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HANOI, Jan 12 (Reuters) - Vietnam is not experiencing a banking crisis, despite a quick increase in non-performing loans recently and plans to restructure the troubled sector, the central bank governor, Nguyen Van Binh, said on Thursday.
“There is no banking crisis in Vietnam,” Binh said in remarks carried live on state media.
Economists have expressed growing concern about the health of the banking system after soaring inflation and slumping property prices followed years of unsustainably high credit growth.
Rumours have circulated for months that some smaller banks are already technically insolvent, but none have collapsed publicly and the central bank has pledged to stave off bank failures.
The State Bank of Vietnam has been encouraging mergers of weak banks with stronger ones and Binh told an economic forum on Wednesday he expected as many as eight banks to be merged during the first quarter of 2012.
But there is little clarity about the central bank’s plans for handling non-performing loans, which official statistics indicate to be near 4 percent of all outstanding loans but experts say is much higher.
“Bad debt has increased, and at a high speed recently, but it is under our control,” Binh said. He added later that the bad debt level was “not too high”.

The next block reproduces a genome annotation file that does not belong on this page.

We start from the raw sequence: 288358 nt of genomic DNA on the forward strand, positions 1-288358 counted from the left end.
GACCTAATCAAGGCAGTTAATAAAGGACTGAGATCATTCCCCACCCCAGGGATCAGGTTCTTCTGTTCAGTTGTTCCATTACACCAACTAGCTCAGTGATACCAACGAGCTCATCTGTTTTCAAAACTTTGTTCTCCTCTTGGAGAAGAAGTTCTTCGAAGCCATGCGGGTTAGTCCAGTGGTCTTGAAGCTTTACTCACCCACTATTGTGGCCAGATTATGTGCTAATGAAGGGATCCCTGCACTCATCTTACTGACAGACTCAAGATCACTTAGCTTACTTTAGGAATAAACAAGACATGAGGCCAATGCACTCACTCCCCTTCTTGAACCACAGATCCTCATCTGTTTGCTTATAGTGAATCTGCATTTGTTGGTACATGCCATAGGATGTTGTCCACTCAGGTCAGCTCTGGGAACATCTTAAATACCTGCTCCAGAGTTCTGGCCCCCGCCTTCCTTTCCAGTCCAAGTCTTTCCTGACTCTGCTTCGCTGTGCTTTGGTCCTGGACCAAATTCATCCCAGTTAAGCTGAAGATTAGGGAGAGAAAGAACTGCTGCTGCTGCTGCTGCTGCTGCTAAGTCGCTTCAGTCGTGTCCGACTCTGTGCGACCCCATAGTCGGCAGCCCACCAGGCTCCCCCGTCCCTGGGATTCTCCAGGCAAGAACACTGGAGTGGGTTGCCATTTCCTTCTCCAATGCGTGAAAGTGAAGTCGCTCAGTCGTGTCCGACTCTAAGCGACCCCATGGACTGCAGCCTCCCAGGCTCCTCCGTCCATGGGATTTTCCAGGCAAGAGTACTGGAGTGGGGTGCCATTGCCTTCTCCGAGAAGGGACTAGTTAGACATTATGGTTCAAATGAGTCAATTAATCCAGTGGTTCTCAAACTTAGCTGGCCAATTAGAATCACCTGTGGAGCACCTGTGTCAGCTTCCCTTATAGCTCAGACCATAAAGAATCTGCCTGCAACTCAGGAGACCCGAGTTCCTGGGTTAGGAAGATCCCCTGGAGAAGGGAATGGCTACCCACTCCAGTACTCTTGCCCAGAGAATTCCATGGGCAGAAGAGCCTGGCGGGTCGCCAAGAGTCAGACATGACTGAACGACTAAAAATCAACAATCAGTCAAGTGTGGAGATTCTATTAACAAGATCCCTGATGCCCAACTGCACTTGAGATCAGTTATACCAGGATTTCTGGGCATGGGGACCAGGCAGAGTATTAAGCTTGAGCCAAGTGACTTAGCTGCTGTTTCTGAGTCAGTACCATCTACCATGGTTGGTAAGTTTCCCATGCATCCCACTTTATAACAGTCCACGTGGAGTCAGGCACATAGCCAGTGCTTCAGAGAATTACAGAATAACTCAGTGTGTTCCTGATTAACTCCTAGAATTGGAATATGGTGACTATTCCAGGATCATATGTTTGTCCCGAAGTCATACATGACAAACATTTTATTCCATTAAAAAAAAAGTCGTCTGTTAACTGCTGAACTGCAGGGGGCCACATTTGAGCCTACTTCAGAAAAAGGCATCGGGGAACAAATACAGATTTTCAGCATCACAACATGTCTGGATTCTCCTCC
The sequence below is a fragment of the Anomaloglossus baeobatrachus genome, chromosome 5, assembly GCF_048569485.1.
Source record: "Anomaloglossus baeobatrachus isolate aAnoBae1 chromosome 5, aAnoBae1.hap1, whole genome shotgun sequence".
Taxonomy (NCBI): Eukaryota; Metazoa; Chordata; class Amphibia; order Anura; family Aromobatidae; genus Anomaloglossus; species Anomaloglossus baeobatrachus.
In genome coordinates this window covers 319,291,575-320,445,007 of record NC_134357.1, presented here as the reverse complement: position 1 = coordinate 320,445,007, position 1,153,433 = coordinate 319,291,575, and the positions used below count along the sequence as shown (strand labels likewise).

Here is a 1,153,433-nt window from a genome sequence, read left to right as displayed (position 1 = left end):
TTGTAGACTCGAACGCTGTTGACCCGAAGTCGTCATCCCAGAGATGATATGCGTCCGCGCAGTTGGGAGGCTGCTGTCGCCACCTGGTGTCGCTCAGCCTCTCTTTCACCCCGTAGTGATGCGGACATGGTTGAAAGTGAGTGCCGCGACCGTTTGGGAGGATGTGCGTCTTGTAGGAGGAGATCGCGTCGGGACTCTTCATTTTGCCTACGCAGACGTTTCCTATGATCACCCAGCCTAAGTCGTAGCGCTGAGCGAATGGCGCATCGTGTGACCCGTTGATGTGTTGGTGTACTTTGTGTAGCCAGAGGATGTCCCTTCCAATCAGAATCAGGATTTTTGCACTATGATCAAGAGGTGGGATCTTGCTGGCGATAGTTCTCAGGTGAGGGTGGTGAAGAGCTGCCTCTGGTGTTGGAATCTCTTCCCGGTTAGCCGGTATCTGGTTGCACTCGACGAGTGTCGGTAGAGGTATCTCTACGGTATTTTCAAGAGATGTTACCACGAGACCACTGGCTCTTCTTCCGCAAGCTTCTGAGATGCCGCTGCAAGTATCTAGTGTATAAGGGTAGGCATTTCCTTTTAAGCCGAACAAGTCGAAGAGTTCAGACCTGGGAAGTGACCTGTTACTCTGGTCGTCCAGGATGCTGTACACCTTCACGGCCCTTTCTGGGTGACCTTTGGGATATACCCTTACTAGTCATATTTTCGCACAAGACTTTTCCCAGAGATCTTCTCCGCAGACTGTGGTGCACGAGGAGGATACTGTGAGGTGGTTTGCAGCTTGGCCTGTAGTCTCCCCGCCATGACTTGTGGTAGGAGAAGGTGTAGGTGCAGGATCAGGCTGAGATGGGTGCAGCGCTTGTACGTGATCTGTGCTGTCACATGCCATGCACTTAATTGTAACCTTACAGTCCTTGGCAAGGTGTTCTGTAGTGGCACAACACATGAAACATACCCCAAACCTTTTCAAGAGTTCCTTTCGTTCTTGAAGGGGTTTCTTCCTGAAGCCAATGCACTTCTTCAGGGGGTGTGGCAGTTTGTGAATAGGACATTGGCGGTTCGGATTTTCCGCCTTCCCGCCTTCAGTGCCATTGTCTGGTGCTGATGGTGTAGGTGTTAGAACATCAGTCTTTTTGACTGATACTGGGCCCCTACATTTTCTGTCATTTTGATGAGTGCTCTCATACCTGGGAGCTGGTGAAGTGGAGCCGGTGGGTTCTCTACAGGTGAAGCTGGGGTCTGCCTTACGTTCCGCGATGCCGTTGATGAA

Vietnam’s classification of bad debt is opaque and differs from international standards, and banks are known to deploy a range of tactics to hide non-performing loans.
Liquidity in the banking system has become squeezed, in part a result of the bad loan problem.
The Vietnamese government has announced the broad outlines of a plan to restructure the banking sector, state-owned enterprises and public spending, but details and roadmaps have yet to be made public.
Victoria Kwakwa, country director for the World Bank in Vietnam, said on Wednesday her biggest concern about the country at the moment was the financial system.
Vietnam agreed last year to an in-depth analysis of its financial sector by the World Bank and International Monetary Fund, called a Financial Sector Assessment Programme (FASP), but it remained unclear when the assessment would take place, Kwakwa told reporters on the sidelines of a conference on the economy.
“The Fund is ready to help. The Bank is ready to help. Let’s really find where the problems are and let’s try and fix it, because the longer you delay the more it’s going to cost you,” she said.
“We all know these crises when they hit they cost more. It’s better to do it now and not let yourself be overtaken by a crisis when the costs are much higher to resolve.” (Reporting by Ngo Thi Ngoc Chau and John Ruwitch; Editing by Ramya Venugopal)